Thursday, June 26, 2008

Always a catch

Author, documentary film maker and futurist Kevin Kelly posts about the world as it is now and as it may become at One of his blogs, reached through that URL, is Cool Tools, and there he recently listed books that changed his life.

He said, “Books still have the power to change lives. Which ones have changed yours?” I don't mean merely great books, or memorable ones, or favorite ones. I mean books that altered your behavior, changed your mind, redirected the course of your life. Books as levers.”

There are a number of books that would have to be on my list of most influential works -- Huckleberry Finn by Mark Twain, Cat's Cradle by Kurt Vonnegut, The Caine Mutiny by Herman Wouk, Catcher in the Rye by J.D. Salinger, The Great Gatsby by F. Scott Fitzgerald, The Old Man and the Sea by Ernest Hemingway -- but if I had to pick just one, it would be Catch-22 by Joseph Heller.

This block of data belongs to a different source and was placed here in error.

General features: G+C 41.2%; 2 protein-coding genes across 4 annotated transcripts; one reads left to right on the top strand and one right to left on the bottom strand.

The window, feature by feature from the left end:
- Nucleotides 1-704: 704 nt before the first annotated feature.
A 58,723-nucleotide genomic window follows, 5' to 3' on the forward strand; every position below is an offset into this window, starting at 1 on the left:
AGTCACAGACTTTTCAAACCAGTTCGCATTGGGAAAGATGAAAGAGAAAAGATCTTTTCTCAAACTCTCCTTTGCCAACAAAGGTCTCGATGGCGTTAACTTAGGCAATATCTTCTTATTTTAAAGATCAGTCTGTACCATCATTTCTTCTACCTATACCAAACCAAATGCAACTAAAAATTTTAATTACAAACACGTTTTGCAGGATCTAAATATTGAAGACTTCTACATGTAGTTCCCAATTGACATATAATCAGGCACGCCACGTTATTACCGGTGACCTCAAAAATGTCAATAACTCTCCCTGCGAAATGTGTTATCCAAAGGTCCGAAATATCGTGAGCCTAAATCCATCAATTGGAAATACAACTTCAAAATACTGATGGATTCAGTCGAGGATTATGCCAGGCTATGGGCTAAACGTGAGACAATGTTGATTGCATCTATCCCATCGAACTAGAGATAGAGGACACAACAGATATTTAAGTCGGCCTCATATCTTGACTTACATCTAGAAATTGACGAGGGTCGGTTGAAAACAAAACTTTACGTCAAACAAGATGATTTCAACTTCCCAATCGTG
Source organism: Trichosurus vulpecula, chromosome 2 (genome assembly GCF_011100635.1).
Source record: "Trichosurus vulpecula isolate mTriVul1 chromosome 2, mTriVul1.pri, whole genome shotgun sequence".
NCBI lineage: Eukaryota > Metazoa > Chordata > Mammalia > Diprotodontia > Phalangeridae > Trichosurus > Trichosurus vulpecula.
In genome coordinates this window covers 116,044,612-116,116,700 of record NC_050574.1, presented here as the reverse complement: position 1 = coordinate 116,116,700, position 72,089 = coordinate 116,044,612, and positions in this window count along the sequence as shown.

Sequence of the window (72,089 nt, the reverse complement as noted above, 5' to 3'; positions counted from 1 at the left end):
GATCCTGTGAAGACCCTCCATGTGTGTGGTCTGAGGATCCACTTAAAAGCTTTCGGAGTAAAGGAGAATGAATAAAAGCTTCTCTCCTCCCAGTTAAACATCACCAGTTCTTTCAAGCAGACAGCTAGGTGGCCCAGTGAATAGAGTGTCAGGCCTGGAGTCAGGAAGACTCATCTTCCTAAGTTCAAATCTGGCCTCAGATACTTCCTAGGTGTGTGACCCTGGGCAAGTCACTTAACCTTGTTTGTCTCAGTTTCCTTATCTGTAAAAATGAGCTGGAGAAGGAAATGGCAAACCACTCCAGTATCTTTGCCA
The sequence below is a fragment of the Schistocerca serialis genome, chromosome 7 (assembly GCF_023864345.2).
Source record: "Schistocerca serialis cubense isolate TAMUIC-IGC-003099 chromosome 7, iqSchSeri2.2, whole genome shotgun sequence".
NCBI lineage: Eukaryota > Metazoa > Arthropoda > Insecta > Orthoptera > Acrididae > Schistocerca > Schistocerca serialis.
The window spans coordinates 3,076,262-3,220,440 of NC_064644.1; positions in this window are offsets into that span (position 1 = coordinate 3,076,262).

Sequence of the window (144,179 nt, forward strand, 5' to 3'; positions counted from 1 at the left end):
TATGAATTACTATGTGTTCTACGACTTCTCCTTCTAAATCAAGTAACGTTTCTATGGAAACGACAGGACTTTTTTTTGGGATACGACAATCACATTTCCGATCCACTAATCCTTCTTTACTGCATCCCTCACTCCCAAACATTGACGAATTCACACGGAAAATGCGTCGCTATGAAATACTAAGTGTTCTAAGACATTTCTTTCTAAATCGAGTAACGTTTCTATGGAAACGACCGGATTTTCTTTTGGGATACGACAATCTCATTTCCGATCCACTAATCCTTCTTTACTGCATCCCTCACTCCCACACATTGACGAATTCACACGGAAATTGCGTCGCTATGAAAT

It was published in 1961, my freshman year in high school, and I got my hands on it was through a retired librarian named Emma Huber, who first hooked me on reading when I was six and with whom I had become good friends, despite a difference in age of nearly four decades. If I am a book junkie, and I am, then Mrs. Huber was my first dealer. God bless her.

The book opened my eyes to the absurdity of life; I grew up in a rural community in Ohio in the 1950s and until Catch-22, I had no idea that the rest of the world was so different from what I knew or that adults were just muddling along, too, trying to figure it all out.

I have a copy of the book, my third since 1961, and I reread it every three or four years. If you have a favorite book that you haven't read for awhile, do so, and see how your perception of it might change when seen through the filter of advancing years.